Ninth Circuit Court Stays DADT Injunction

Jim Burroway

October 20th, 2010

I’ll bet you just had a feeling that this was too good to last, didn’t you? The Ninth Circuit Court of Appeals has granted the Justice Department’s request for a temporary stay of a lower court’s injunction ordering the Defense Department to halt all enforcement of “Don’t Ask, Don’t Tell.”

In a very brief order, Justices Diarmuid O’Scannlain, Stephen S. Trott and William A. Fletcher wrote (PDF: 24 KB/1 page):

This court has received appellant’s emergency motion to stay the district court’s October 12, 2010 order pending appeal. The order is stayed temporarily in order to provide this court with an opportunity to consider fully the issues presented.

Appellee may file an opposition to the motion for a stay pending appeal by October 25, 2010. To expedite consideration of the motion, no reply shall be filed.

“Appellee” here are Log Cabin Republicans, which brought the successful suit against the U.S. government in which Federal District Judge Virginia A. Phillips declared DADT unconstitutional. This is a temporary stay, allowing the court time to consider whether there should be a longer-term stay for the duration of the appeal.

It’s unclear what immediate effect this stay will have. Chris Geidner points out that the Defense Department memorandum requiring compliance with the injunction states (PDF: 96KB/1 page):

In the interim, the Department of Defense will abide by the terms of the injunction. It is possible that a stay of the injunction could be issued very soon, perhaps in a matter of days. In that event, I will issue additional guidance.

In other words, DADT remains suspended until the Defense Department issues a new memorandum. If a longer-term stay is granted sometime after October 25, then the Defense Department will probably issue a new memorandum requiring enforcement of DADT again for the duration of the appeals process. That process will likely take the better part of a year.

Update (Oct 21): A new memorandum may come sooner than first thought:

The Pentagon says it’s working to come up with new guidelines regarding gays serving in the military after a court ruling restored the “don’t ask, don’t tell” law, at least for now. Defense Department spokesman Col. Dave Lapan said Thursday that he expects the guidelines be announced later in the day.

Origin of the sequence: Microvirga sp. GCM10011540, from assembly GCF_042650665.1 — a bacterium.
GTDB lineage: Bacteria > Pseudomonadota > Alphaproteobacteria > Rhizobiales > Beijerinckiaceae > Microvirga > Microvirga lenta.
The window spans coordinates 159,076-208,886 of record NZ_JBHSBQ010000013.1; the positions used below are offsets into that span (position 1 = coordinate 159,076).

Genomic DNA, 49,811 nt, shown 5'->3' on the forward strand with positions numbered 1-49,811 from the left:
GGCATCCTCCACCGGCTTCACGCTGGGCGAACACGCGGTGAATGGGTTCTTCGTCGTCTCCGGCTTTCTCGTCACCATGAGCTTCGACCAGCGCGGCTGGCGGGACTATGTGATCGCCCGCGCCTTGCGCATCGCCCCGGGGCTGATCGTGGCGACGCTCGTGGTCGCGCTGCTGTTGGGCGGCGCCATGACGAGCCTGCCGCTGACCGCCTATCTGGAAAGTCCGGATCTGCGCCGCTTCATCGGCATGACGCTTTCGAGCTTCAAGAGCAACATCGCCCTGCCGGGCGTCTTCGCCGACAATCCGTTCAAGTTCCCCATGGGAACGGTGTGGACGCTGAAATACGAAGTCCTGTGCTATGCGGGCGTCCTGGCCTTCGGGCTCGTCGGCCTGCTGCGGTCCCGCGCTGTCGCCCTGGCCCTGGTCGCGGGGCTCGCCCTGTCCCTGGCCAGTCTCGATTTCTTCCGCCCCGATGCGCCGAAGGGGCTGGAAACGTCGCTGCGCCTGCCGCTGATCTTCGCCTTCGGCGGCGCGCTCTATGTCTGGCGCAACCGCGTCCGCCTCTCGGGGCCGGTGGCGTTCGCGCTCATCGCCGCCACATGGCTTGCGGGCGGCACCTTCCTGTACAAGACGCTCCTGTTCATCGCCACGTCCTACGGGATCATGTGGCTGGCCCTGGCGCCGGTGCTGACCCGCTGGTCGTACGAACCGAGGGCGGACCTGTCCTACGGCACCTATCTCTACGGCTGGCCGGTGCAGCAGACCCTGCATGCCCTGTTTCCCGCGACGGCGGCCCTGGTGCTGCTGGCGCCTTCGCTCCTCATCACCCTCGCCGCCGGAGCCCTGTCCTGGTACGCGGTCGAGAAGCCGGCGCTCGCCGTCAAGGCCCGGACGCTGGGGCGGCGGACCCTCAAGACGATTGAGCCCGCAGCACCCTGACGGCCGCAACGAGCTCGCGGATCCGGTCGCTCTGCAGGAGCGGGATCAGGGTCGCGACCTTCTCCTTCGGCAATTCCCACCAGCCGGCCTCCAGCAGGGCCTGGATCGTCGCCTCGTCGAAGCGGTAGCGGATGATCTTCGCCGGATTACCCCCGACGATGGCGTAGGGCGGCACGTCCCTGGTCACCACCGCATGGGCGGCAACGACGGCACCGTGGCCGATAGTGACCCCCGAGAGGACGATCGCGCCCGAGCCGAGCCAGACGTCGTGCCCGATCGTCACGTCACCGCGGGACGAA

Lindoro Almaviva

October 20th, 2010

And the Obama administration is openly questioning why are people staying home this election day.


October 20th, 2010

A couple of things 1) If some 80% of Americans want DADT tossed, then for brownie points for the election, why wouldn’t O’bama toss it now? 2) I’m amazed SF would buckle on the stay, though I am holding out for Oct 25th for their redemption.


October 21st, 2010

See Walter Dellinger’s Op-Ed in the NY Times today. The President is legally prevented by the law itself from ‘tossing’ it. Here’s the link:


October 21st, 2010

Email Congress:

Email Senate:

Call the Congress and Senate: (202)224-3121

*The Operator will direct you if you do not know your representative

Make your calls and letters to Congress polite and to the point.

Jim Burroway

October 21st, 2010

Update (Oct 21): A new memorandum may come sooner than first thought:

The Pentagon says it’s working to come up with new guidelines regarding gays serving in the military after a court ruling restored the “don’t ask, don’t tell” law, at least for now. Defense Department spokesman Col. Dave Lapan said Thursday that he expects the guidelines be announced later in the day.

John in the Bay Area

October 21st, 2010

The president is not legally required to appeal this court’s ruling. He has declined to do so in other cases, as has previous presidents.

This president’s commitment to defending bigotry and maintaining this discriminatory law is truely disheartening. Perhaps our next president will have a stronger commitment to equality for all Americans.


October 21st, 2010

I heard that Obama could issue an executive order putting a moratorium on all DADT discharges.

Is this true? Couldn’t he at least do that?

John in the Bay Area

October 21st, 2010

He could issue a stop loss order at any time. This would prevent discharges for as long as the stop loss order was in effect. It would not repeal the law, like the court ruling did (which he appealed and successfully reinstated the law so that his administration can continue to discharge gay and lesbian servicemembers).

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